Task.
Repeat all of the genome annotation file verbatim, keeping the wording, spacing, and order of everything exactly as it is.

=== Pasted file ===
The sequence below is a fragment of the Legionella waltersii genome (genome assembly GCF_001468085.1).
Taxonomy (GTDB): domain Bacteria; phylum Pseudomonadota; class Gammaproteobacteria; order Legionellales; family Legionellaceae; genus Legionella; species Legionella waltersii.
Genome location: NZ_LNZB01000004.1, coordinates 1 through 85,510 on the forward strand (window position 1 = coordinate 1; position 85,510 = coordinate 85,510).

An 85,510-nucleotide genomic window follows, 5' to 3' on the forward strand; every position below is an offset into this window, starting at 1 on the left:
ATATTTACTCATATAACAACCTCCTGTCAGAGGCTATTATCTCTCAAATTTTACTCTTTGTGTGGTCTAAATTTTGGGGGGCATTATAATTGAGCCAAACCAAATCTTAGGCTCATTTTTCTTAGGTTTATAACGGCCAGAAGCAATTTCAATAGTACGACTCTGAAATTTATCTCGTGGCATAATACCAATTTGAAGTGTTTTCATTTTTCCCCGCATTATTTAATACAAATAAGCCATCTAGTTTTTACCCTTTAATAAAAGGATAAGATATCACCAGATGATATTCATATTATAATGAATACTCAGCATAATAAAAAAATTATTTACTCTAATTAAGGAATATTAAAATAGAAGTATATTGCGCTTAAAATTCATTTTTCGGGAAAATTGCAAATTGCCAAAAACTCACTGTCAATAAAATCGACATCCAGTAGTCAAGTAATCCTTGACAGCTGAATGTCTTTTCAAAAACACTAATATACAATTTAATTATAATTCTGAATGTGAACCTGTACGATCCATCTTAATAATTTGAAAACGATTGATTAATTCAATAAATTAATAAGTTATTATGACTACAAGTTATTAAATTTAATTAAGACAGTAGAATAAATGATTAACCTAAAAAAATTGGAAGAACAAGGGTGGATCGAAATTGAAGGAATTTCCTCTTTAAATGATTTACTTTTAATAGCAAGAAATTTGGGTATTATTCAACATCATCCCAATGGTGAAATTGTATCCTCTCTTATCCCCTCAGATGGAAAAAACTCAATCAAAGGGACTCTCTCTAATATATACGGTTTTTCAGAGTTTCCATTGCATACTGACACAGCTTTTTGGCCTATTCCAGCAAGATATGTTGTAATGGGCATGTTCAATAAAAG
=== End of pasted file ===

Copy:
The sequence below is a fragment of the Legionella waltersii genome (genome assembly GCF_001468085.1).
Taxonomy (GTDB): domain Bacteria; phylum Pseudomonadota; class Gammaproteobacteria; order Legionellales; family Legionellaceae; genus Legionella; species Legionella waltersii.
Genome location: NZ_LNZB01000004.1, coordinates 1 through 85,510 on the forward strand (window position 1 = coordinate 1; position 85,510 = coordinate 85,510).

An 85,510-nucleotide genomic window follows, 5' to 3' on the forward strand; every position below is an offset into this window, starting at 1 on the left:
ATATTTACTCATATAACAACCTCCTGTCAGAGGCTATTATCTCTCAAATTTTACTCTTTGTGTGGTCTAAATTTTGGGGGGCATTATAATTGAGCCAAACCAAATCTTAGGCTCATTTTTCTTAGGTTTATAACGGCCAGAAGCAATTTCAATAGTACGACTCTGAAATTTATCTCGTGGCATAATACCAATTTGAAGTGTTTTCATTTTTCCCCGCATTATTTAATACAAATAAGCCATCTAGTTTTTACCCTTTAATAAAAGGATAAGATATCACCAGATGATATTCATATTATAATGAATACTCAGCATAATAAAAAAATTATTTACTCTAATTAAGGAATATTAAAATAGAAGTATATTGCGCTTAAAATTCATTTTTCGGGAAAATTGCAAATTGCCAAAAACTCACTGTCAATAAAATCGACATCCAGTAGTCAAGTAATCCTTGACAGCTGAATGTCTTTTCAAAAACACTAATATACAATTTAATTATAATTCTGAATGTGAACCTGTACGATCCATCTTAATAATTTGAAAACGATTGATTAATTCAATAAATTAATAAGTTATTATGACTACAAGTTATTAAATTTAATTAAGACAGTAGAATAAATGATTAACCTAAAAAAATTGGAAGAACAAGGGTGGATCGAAATTGAAGGAATTTCCTCTTTAAATGATTTACTTTTAATAGCAAGAAATTTGGGTATTATTCAACATCATCCCAATGGTGAAATTGTATCCTCTCTTATCCCCTCAGATGGAAAAAACTCAATCAAAGGGACTCTCTCTAATATATACGGTTTTTCAGAGTTTCCATTGCATACTGACACAGCTTTTTGGCCTATTCCAGCAAGATATGTTGTAATGGGCATGTTCAATAAAAG